Project Sunday is a Utah-based furniture firm that crafts handmade pieces for residential and commercial spaces. Over the past 11 years, their team of four has made a name for themselves working with top builders and architects to create unique, heirloom furniture that makes a statement. To learn more about their custom furniture, we spoke with owner Kevin Jateff and in-house designer Riley Ridd. 

Photo courtesy of Project Sunday
Photo by Riley Ridd


Like most great things, Project Sunday started as a casual endeavor. Jateff was living in an empty college loft when he and his roommates decided to make their own furnishings rather than purchasing them. Each Sunday, they met at a local woodshop to craft custom items with integrity. “We would hunt down overlooked and under-appreciated relics for our first few items, dubbing them ‘Project Sundays,’” Jateff recalls. The weekly ritual became a business opportunity when, in 2010, designer Riley Ridd came across their work and inquired if there was an interest in selling a few pieces. Jateff used the money to open his first brick-and-mortar shop and Project Sunday was open for business. 

Photo by Kevin Jateff


For over a decade, Project Sunday has created a brand they describe as “art that serves, designers that listen and an emphasis on reliable professionalism.” Their thoughtful approach to designing, constructing and installing custom pieces has been executed in projects across the state and ranges anywhere from bold bartops to impressive conference tables, residential dining tables, and more. “The work we’ve done in restaurants in this city is pretty satisfying because we get to go back and enjoy it again and again,” says Ridd. You can find the polished pieces of Project Sunday in Copper Common, Campos Coffee, Table X and The Riverhorse, to name a few. The group has also carried out entire conceptual projects in Summit Sotheby’s agent offices and Black Feather Whiskey headquarters. 

Photo by Liss Mabea

Designing custom pieces that fit the needs of homeowners is another specialty Project Sunday excels in. “We work hard to design [furniture] specifically for the life that will be lived in those spaces,” Ridd explains. One of their eye-catching dining tables was most recently featured in our Summer 2021 issue in a home designed by Scott Jaffa.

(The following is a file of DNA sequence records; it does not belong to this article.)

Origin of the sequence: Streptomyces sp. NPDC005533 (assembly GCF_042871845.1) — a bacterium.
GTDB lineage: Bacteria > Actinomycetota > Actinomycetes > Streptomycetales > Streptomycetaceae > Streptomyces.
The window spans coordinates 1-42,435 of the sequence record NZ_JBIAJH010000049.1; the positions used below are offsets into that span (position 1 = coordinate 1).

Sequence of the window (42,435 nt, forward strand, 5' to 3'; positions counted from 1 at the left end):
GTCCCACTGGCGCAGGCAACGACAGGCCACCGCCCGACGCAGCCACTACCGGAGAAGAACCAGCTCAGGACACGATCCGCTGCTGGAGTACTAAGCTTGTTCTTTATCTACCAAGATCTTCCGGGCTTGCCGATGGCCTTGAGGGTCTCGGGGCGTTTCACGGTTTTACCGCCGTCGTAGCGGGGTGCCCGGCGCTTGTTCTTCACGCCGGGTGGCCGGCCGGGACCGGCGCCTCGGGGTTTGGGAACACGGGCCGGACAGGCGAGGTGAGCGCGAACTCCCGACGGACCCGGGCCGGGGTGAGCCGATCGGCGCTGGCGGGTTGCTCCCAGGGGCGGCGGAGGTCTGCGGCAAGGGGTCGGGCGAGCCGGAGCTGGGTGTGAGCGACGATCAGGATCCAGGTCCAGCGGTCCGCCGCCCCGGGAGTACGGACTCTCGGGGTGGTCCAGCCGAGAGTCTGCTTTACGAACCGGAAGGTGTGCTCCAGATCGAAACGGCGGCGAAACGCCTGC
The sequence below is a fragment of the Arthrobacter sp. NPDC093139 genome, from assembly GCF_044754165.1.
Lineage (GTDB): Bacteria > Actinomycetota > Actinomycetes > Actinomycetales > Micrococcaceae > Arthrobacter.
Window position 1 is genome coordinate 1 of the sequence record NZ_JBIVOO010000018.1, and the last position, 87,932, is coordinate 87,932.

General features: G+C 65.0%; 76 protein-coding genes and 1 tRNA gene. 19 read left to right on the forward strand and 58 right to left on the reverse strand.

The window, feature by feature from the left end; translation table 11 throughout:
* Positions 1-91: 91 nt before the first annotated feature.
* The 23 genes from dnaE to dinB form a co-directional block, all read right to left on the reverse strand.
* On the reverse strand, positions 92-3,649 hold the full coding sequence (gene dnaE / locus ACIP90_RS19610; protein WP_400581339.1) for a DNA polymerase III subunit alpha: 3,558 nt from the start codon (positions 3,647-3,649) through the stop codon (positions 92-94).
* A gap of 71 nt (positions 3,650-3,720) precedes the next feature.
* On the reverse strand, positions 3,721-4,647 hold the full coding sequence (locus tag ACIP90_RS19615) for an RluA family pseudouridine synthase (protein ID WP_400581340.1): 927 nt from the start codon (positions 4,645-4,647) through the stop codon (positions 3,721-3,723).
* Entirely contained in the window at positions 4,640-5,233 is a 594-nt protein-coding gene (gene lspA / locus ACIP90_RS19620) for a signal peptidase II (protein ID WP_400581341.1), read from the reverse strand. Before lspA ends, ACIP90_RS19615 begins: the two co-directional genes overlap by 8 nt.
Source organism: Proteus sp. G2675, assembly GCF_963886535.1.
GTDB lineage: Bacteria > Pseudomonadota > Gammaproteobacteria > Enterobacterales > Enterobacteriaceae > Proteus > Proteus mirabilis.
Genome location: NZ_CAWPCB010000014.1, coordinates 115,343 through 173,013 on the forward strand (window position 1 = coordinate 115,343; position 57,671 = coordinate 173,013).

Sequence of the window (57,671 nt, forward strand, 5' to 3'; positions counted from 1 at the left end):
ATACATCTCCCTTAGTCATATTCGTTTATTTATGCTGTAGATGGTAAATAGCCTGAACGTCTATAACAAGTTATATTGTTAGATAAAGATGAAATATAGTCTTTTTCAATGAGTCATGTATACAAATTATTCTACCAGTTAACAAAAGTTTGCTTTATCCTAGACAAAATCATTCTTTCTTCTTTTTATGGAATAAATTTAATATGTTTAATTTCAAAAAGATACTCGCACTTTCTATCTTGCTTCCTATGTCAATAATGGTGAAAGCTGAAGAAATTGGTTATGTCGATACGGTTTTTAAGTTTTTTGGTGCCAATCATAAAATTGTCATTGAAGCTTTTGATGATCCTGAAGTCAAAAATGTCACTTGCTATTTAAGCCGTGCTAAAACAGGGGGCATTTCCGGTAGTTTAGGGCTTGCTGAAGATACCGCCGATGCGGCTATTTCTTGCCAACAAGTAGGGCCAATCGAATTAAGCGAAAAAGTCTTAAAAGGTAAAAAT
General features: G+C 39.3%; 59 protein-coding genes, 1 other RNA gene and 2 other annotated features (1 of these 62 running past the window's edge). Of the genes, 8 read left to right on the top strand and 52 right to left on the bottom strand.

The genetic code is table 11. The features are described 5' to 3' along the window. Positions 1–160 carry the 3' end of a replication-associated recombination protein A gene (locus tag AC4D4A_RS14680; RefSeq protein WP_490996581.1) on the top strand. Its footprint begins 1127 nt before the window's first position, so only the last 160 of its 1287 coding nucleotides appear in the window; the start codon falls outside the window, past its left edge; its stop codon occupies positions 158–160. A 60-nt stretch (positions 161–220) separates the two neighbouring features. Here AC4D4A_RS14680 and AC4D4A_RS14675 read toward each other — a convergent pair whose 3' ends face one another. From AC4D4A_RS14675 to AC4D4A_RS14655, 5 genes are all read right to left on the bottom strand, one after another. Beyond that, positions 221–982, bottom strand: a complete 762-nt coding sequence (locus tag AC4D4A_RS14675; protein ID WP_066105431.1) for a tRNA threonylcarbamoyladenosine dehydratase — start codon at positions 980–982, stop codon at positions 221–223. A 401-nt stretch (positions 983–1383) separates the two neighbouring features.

Photo by Lucy Call
Photo by Christine Armbruster


Their in-house design service is a valuable resource for clients who come to Project Sunday without a clear vision. Riley Ridd joined their team a few years after Project Sunday was established and now offers consultations to create stylish and functional spaces. Working step-by-step, Ridd helps clients define the layout and material of furniture that fits their needs and the overall concept of the room. 

Photo by Andrea Beecher


One of Project Sunday’s guiding principles is building made-to-last furniture from reclaimed materials. They often use reclaimed barn wood or scrapped steel to forge furniture with character and meaning. However, that endeavor has evolved as the trend for reclaimed furnishings depleted materials available. “We’re learning to use materials that are reused, but in a new form,” Jateff says. “Last year we tried using paperstone, a surface material made from recycled paper, for a basement bar. It ended up being beautiful, it has weathered well, and we hope to find more clients willing to use it in the future.” In an industry that is continually developing, Project Sunday is looking for new ways to create quality furniture that’s still eco-conscious. 

Photo by Riley Ridd

Project Sunday is reenvisioning the tradition of well-made furniture. To learn more about Project Sunday or to purchase their products, visit their website 

Discover more local craftspeople here.

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Avrey Evans
Avrey is the Digital Editor for Utah Style and Design, and our affiliate magazine Utah Bride and Groom. She enjoys keeping a pulse on upcoming design trends, propagating green thumb inspiration and indulging her affinity for alliteration.